For the latest demo of the practice section, watch this.
Memory retrieval practice is the single most powerful tool for developing robust recallability of the things that we learn. That is why apps like iDoRecall (iDR) are such effective tools for developing strong recallability. We previously reviewed how to trigger a recall practice session. Here we will discuss what to do when you are practicing a recall.
The complete flow of practicing a recall can be summarized as follows
Read the question on the front of the recall and do your best to retrieve the answer before you turn it over.
Turn it over and check your answer.
If there is a source link and you struggled with recalling the answer, click the source link and review the source material.
Give yourself a star rating, grading yourself for how well you were able to recall the answer.
The biggest mistake is to simply read the question and then immediately check the answer. You are bound to say "Yeah, I knew that." But because you didn't actually retrieve the answer from memory, before turning over the recall, you will have accomplished almost nothing towards building recallability for that piece of knowledge.
When you practice a recall, just like in the physical world with paper flashcards, the front of the recall is initially presented to you. You are then charged with the task of doing your very best to retrieve the answer from memory. After you have done your very best to retrieve the answer of failing to do so, you have consciously admitted that you don't recall, it is time to "turn over" the recall and see the "back of the recall."
Here is the "front" of a recall.
Now let's zoom in on the details. First, we'll look at the top.
The red arrow points to an X that you can click to exit the practice session. Click it and you will be taken to the RECALLS section of the app. You can also hit the ESC key on your keyboard to exit practice.
The R field (response field) of the UI is where you can electively type in your answer to the question posed in the Q field. This field is totally optional. Many users like to record their recalled answers before they turn over the recall. They feel that this helps make the memory more cemented. If you decide to make an entry into the R field, when you turn over the recall we will show an R field with your entry. If you omit to make an entry into the R field, then no R field will be presented on the back of the recall. You can check your response log in the recall edit form to see recall-level stats of all prior practices of the recall, including your previous R field entries. This is a good way to see how your responses evolve (or not!) over time.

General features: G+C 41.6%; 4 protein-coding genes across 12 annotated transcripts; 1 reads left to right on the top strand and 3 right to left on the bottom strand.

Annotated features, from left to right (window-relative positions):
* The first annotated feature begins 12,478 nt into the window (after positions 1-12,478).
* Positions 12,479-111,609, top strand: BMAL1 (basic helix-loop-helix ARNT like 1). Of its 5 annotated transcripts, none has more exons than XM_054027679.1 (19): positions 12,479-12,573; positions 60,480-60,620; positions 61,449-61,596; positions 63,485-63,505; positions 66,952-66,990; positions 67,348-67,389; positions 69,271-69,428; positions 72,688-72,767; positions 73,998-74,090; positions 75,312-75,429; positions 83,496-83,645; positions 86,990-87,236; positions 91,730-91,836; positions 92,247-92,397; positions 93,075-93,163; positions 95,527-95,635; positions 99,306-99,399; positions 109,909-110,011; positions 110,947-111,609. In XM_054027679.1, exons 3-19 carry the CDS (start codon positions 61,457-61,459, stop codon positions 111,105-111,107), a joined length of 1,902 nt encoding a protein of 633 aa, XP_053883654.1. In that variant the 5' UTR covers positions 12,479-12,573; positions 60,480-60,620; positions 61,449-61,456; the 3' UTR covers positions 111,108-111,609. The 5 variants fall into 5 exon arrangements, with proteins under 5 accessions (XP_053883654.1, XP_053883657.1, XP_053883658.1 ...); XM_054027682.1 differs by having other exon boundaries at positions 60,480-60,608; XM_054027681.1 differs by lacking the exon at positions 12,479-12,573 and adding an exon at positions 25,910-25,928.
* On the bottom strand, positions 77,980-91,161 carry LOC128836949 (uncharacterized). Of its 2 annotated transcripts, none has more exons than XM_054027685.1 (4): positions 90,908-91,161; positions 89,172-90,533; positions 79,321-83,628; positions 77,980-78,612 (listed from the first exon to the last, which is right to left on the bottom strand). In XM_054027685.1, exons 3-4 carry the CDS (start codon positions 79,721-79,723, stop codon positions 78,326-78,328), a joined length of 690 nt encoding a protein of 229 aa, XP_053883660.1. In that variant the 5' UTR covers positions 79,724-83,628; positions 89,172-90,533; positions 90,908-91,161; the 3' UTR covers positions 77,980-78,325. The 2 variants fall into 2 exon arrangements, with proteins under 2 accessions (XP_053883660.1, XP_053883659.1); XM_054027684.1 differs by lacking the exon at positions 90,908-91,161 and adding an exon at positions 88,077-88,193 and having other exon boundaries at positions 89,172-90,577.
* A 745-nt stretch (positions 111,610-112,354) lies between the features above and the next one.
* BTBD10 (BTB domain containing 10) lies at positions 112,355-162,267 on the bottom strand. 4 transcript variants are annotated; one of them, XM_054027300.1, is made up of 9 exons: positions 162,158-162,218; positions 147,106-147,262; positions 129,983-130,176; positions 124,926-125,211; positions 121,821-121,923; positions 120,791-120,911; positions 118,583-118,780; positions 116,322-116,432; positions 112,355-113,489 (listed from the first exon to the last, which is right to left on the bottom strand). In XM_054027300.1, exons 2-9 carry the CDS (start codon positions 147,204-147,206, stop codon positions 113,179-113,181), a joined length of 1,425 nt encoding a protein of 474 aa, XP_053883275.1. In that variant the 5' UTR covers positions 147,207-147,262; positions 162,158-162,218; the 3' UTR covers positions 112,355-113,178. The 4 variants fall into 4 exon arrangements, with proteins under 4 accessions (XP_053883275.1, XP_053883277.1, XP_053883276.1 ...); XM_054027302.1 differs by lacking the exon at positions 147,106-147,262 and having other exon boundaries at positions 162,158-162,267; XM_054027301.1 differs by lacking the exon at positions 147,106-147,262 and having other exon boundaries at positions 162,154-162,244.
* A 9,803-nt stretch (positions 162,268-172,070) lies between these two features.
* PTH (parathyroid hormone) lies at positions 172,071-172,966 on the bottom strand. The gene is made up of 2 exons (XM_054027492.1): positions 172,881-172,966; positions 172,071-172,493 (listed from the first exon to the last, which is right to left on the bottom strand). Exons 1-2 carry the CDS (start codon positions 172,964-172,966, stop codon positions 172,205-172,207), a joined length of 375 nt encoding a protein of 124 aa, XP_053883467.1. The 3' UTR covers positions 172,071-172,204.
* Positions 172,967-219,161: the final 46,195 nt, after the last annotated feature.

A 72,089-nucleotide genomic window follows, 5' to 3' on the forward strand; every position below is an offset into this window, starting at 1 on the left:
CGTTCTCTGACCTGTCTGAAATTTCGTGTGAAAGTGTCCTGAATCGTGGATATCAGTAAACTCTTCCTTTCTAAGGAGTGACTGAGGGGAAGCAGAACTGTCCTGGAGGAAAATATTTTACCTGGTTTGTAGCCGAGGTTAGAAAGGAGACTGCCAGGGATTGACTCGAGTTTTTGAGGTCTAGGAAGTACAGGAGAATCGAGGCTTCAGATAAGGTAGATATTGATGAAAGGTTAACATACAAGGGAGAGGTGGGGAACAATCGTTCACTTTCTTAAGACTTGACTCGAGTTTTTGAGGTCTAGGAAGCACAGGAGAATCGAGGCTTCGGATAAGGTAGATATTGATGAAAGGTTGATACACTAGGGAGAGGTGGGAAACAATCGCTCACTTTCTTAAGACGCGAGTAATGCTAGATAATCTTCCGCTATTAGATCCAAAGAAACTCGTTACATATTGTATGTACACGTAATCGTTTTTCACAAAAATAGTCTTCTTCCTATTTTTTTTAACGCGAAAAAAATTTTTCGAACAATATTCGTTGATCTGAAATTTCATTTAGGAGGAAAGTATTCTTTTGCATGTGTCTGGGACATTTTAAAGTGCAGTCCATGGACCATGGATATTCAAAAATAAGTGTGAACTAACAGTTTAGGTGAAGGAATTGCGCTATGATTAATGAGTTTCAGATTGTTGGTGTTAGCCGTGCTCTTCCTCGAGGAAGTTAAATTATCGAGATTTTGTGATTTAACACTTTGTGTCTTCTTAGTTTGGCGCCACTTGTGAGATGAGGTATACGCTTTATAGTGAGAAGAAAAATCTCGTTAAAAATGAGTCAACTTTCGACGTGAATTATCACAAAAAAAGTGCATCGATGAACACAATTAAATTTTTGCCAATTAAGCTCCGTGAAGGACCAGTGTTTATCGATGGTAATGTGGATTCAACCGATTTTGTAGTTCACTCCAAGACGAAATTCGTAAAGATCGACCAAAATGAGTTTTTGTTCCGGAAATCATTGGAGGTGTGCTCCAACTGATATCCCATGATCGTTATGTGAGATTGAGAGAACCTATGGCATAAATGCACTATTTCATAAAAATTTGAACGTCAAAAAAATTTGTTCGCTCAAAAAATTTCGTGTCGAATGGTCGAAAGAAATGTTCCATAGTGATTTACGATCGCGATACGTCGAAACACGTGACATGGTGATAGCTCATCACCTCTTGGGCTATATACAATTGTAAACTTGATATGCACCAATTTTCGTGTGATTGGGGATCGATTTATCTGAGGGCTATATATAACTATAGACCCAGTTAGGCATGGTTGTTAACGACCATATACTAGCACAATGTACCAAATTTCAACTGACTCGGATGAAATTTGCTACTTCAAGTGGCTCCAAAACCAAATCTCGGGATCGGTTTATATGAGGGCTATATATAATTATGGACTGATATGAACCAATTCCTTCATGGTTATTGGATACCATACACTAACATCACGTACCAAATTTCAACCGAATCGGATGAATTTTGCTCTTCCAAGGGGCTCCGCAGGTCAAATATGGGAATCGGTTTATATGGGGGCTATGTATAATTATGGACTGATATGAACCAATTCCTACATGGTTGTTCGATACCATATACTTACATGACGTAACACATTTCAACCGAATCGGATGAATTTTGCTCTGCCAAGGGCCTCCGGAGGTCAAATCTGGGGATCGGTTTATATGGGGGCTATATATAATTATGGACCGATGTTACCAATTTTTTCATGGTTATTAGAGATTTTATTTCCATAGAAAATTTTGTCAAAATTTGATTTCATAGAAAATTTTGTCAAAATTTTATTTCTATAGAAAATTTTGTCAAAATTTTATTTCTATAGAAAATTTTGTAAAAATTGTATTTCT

Now, let's zoom in on the bottom of the front of a recall. You can skip the recall or flag it to edit later.
Be sure to check out the helpful tips under the ? tooltip launcher including keyboard shortcuts.
When you are ready, click SEE THE ANSWER or click the return key on your keyboard.
Here is the back of a recall.
Let's zoom in on the upper region of the back of a recall as seen in practice.
Starting at the very top from left to right: There is a progress bar showing the number of recalls in this session and which number recall you are on. Here we are on recall #1 of a 1 recall practice session, 1/1. On the right side of the practice progress bar is an X that you can click (or click your ESC key) to end the session.
Now let's focus on the bottom of the back of the recall.
Starting from the left you will see the date you last practiced the recall. In the center is the star rating widget. To go to the next recall in the session, click a star to rate how well you were able to retrieve the answer from memory. Five stars equal perfect, easy recall. One star means that you totally forgot.
Some tips about rating yourself
Make sure to be objective about your performance assessment and consistent in your objectivity from one recall to the next and one practice session to the next. Use the entire five-star range. Life has many shades of gray and so does your memory retrieval performance. The more you use the full range of stars, rather than a black and white pass/fail, one-star or five-star rating approach, the better the spaced-repetition algorithm will do its job. Note that we show you under each star how days until you will see that recall again.
If you would like to issue your star ratings by keyboard shortcuts, typing 1 through 5 will issue those star respective ratings.
On the right, there is a SKIP button. If your current practice session was scheduled by the spaced repetition algorithm and you got there by clicking the PRACTICE tab in the app, the skipped recall will reappear after you get through the current set of recalls in the session. If you still want to skip it you will have to exit the session. Since that recall is still due, it will remain in the PRACTICE tab until you give it a star rating. If you skip a recall during an ad hoc practice session, and it isn't currently due, it will be skipped out of the session altogether and it won't appear in the PRACTICE tab until its next scheduled due date.
Some people like to use the SKIP button for training purposes with new recalls. After they have tested themselves a few times and they feel ready to let the spaced-repetition algorithm take over and then they give themselves the first star rating for that recall.